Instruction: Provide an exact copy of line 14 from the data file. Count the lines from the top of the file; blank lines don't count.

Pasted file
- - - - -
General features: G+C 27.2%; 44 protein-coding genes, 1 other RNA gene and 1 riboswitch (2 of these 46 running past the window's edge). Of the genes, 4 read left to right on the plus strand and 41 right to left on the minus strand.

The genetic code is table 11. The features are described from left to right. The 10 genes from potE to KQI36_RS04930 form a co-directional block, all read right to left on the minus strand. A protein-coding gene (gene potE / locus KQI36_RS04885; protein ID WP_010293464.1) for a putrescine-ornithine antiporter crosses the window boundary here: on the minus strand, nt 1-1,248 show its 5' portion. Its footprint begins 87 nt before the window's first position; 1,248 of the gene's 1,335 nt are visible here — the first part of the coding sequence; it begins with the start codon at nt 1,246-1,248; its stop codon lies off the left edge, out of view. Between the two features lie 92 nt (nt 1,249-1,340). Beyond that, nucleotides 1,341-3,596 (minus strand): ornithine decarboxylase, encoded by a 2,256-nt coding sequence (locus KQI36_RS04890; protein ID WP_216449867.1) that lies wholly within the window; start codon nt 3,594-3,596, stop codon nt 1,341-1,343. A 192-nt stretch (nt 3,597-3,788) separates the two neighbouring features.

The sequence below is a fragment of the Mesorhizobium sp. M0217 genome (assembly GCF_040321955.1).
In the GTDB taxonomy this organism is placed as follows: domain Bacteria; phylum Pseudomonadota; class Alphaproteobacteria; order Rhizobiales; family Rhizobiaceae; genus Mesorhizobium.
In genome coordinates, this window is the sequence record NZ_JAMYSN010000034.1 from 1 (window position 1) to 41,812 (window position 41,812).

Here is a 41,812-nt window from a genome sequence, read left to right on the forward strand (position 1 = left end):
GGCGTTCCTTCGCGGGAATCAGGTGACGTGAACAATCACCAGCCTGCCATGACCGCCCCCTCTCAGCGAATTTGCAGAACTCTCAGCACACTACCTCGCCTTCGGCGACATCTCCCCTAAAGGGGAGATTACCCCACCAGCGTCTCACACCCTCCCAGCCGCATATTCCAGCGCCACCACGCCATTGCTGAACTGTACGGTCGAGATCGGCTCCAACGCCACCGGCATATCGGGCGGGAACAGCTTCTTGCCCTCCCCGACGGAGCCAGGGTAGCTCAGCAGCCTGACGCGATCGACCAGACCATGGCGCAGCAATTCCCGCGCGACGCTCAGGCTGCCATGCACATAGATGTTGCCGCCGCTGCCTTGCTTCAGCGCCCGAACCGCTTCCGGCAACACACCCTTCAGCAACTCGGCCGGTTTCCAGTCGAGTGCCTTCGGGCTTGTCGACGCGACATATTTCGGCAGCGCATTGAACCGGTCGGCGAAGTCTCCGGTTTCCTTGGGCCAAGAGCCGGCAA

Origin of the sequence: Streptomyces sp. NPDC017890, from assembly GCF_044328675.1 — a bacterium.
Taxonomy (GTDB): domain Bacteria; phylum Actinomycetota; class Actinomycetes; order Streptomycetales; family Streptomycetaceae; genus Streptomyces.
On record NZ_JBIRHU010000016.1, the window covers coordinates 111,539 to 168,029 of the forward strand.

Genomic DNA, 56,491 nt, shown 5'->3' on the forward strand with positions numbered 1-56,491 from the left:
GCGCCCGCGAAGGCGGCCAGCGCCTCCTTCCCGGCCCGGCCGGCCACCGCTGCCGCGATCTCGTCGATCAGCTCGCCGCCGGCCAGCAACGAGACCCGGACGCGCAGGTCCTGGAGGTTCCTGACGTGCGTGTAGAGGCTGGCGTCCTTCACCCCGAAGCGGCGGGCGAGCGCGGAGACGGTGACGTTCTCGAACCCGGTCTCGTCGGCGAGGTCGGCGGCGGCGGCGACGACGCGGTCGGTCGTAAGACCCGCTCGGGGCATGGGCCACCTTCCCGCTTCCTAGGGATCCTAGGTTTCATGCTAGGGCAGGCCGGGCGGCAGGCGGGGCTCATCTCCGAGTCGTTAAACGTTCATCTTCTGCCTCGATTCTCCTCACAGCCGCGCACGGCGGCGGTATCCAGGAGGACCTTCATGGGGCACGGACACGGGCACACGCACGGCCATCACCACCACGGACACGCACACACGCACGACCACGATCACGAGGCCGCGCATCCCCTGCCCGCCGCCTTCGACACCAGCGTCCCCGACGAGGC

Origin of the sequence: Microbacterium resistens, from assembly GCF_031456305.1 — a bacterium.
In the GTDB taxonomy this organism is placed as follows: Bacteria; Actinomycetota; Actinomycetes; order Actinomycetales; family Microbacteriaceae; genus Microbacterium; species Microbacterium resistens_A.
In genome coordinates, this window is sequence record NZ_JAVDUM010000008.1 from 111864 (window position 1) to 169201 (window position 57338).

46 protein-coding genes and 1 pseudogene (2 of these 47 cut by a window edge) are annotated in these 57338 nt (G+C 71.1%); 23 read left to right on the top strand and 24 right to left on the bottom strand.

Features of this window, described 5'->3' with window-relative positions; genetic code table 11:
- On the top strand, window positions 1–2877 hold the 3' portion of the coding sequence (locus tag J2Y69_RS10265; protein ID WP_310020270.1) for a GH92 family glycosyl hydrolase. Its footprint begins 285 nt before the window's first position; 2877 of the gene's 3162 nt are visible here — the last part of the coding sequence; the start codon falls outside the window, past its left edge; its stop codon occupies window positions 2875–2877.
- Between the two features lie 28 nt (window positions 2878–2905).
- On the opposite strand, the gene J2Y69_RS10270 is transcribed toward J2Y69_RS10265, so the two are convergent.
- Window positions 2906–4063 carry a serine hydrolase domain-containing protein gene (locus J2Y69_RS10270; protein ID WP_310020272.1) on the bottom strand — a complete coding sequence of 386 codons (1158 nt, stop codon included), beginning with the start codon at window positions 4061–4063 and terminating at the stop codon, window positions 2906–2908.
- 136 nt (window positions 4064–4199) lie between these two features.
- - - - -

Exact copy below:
In the GTDB taxonomy this organism is placed as follows: Bacteria; Actinomycetota; Actinomycetes; order Actinomycetales; family Microbacteriaceae; genus Microbacterium; species Microbacterium resistens_A.